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Bruce Johnson

Author, Columnist and Director of the
National Arts & Crafts Conference
at The Grove Park Inn since 1988

Arts & Crafts Furniture & Homes Help, Tips and Advice

Besieged By Carpenter Bees?

Besieged By Carpenter Bees?

April showers may bring May flowers, but with the flowers also come the drone of carpenter bees boring holes into the underside of our decks, railings and rafter tails.

Carpenter bees look nearly identical to bumble bees, immediately begging the question: can they sting?

The male carpenter bees are very aggressive, often flying within inches of your face, but they cannot sting. The females, however, which are not as territorial nor as aggressive as the males, can sting, but only if you pick them up.

Tip of the Week: Don't pick them up.

Author Richard M. Houseman offers the following:

"Carpenter bees are normally considered to be beneficial insects since they pollinate a wide variety of plant species. However, when making tunnels in the wood of human structures, they are considered to be economic pests. The openings to these tunnels are a near-perfect circle measuring approximately 1/2 inch in diameter. The tunnel goes straight into the wood for a few inches before making a 90-degree turn and following the length of the wood. It is not unusual for several tunnels to extend out from a single opening.

"Female carpenter bees construct individual cells within each tunnel. Each cell contains one egg and enough food for a developing larva. To make the food, she collects pollen and mixes it with plant nectar to form a substance called bee bread. She places the food into the tunnel, lays a single egg on it, and builds a partition in the tunnel with cemented wood chips. She continues this process until six to ten cells are constructed.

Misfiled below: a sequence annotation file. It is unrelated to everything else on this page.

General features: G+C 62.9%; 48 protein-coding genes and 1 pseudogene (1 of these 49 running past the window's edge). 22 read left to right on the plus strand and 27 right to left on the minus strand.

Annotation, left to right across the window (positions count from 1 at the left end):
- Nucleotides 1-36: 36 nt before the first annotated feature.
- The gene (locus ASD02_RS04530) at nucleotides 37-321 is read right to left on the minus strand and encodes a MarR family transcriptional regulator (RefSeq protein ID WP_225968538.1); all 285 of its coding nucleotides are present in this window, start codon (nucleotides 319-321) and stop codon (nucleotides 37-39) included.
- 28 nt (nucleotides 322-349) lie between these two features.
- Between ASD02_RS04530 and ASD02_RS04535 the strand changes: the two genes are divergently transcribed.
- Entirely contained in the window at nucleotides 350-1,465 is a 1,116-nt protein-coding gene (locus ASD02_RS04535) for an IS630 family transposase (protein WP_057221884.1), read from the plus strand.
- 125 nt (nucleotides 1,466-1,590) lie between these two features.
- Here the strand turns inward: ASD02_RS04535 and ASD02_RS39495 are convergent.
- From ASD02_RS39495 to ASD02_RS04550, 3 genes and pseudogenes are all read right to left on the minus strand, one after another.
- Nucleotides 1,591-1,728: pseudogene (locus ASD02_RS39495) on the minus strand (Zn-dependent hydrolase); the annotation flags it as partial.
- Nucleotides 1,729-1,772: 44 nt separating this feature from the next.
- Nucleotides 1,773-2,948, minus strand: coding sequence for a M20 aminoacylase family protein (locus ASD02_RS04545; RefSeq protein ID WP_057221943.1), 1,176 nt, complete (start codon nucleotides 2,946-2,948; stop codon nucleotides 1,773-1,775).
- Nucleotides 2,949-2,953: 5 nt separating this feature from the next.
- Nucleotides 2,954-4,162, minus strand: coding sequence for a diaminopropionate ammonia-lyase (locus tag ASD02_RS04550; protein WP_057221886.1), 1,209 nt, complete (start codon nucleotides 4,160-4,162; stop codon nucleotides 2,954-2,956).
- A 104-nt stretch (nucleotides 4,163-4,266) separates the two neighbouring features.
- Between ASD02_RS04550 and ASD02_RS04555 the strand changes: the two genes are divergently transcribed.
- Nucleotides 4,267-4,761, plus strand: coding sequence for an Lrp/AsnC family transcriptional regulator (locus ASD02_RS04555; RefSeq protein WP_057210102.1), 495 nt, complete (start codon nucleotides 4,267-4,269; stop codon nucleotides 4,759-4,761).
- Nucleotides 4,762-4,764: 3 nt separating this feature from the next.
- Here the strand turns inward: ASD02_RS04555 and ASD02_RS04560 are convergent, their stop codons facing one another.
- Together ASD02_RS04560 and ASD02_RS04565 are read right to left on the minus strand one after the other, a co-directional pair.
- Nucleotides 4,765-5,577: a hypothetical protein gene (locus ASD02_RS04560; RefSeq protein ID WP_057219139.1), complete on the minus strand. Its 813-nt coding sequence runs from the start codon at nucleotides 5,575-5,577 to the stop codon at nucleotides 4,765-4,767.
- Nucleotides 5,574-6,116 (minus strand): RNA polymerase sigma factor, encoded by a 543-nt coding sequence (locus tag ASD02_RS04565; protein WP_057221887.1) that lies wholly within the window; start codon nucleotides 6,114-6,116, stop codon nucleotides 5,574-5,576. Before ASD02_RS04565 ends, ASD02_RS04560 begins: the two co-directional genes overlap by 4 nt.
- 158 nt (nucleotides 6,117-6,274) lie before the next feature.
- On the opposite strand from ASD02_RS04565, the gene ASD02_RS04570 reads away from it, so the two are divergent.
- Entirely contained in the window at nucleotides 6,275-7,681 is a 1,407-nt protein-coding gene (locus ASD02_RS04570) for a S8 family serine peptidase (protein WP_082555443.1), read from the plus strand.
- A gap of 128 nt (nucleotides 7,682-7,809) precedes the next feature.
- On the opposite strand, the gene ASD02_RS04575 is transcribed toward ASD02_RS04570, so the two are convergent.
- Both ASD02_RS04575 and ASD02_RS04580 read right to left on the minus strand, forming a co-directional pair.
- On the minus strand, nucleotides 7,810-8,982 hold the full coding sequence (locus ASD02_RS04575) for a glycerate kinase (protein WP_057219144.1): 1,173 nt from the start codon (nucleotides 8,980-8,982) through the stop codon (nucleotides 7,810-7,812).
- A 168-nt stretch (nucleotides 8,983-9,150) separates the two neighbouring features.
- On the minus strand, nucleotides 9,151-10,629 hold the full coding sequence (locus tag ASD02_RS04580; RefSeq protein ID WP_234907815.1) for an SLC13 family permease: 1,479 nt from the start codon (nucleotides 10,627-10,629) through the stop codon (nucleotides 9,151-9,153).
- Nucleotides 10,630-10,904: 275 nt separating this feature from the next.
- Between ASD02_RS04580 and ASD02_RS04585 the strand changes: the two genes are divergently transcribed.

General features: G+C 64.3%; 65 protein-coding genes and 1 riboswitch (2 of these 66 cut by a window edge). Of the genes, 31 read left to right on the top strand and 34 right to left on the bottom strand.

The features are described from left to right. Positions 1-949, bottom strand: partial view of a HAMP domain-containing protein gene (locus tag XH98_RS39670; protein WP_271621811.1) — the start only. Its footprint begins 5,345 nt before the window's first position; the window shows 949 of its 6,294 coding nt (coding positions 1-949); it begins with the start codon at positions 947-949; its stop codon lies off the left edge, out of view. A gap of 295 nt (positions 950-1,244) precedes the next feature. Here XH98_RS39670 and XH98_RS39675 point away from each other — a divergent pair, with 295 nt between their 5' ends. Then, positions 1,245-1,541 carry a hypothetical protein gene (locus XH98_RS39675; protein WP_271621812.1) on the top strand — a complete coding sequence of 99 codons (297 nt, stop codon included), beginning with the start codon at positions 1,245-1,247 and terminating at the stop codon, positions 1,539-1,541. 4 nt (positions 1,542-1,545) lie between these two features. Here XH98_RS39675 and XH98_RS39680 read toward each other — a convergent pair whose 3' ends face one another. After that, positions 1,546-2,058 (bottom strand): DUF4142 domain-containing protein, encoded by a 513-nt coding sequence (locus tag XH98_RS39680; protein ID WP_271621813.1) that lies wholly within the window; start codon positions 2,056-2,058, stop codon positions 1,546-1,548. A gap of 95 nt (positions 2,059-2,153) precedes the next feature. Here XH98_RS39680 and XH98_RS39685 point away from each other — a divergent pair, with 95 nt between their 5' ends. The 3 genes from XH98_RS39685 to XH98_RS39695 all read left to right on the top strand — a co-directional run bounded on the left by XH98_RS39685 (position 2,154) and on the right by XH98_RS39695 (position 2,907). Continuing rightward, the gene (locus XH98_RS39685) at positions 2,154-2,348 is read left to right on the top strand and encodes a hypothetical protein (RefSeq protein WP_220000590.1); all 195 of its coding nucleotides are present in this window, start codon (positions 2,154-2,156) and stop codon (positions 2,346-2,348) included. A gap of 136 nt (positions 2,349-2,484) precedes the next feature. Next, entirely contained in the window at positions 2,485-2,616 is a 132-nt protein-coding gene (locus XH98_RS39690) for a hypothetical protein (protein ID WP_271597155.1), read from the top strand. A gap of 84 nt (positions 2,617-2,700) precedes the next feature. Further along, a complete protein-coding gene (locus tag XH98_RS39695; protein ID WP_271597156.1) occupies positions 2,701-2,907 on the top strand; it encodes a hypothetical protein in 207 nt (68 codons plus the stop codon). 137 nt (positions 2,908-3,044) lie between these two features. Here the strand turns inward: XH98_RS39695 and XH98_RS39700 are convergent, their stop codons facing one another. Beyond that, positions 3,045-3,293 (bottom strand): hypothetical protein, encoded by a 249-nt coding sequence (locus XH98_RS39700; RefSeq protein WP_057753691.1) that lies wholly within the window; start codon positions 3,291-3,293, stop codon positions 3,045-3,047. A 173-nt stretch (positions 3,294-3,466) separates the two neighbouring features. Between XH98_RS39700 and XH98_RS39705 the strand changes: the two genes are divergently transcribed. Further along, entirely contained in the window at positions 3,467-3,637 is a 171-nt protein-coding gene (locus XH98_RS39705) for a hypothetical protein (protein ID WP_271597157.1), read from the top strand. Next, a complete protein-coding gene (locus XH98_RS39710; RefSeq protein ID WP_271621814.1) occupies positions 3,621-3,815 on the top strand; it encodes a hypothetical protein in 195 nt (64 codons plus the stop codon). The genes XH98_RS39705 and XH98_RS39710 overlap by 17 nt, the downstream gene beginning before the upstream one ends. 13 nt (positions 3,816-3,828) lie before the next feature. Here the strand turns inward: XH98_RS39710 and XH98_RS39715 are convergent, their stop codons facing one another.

Besieged By Carpenter Bees?

"The lifetime of a carpenter bee, from egg to death, covers one year. New adult bees emerge briefly in August or September, feed and re-enter their galleries to pass the winter. In the spring those bees that survive winter emerge again in April, mate and produce a new generation. They reuse existing tunnels or build new ones in which to lay their eggs. These adult bees die in July, following mating and egg-laying. Carpenter bee activity begins again when their offspring have matured and emerge briefly during September. Infestations may persist for several generations over several years, with each generation lasting a full year.

"People may become alarmed when holes begin to appear in exposed wood. Unsightly defecation stains may also be present near the openings to carpenter bee tunnels. While carpenter bees attack many species of dried, seasoned wood, they seem to prefer softwoods such as pine, fir, redwood and cedar. They prefer unpainted or well-weathered wood to painted or hardwood timbers. Preferred nesting sites are usually at least two inches thick.

"Management of carpenter bee populations consists of treating each individual tunnel opening with insecticide. Tunnel openings should be treated after dark when the bees are calm and in the nest — preferably on cool nights. Use a pressurized can of bee or wasp spray that shoots a stream of liquid into the tunnel and immobilizes the bees.

"Within a few days after treatment, tunnels can be filled with caulking compound, plastic wood or a tight-fitting (1/2-inch) wooden dowel glued in place. If paint on the wooden surface is not undesirable, painting will discourage further attack by other carpenter bees.

"Consider treating tunnel openings in the early spring before bee activity begins. Spring treatment is best and most effective before mating and egg-laying activity begins. When you treat tunnel openings before activity begins, wait until the bees have become active for a few days before you fill the tunnels.

"If mating, tunneling, and egg-laying activities have already begun in the spring, you will need to treat the tunnel openings at least twice. The first treatments occur during the spring activity period. These treatments eliminate the adults that are mating and building new nesting sites, but may not affect the eggs and larvae that are already developing inside the brood chambers.

"A second treatment can be made to the tunnel openings during the late summer activity period to ensure that adults that emerged from these larvae are also eliminated. Tunnels can be sealed after this second treatment."

- Bruce Johnson

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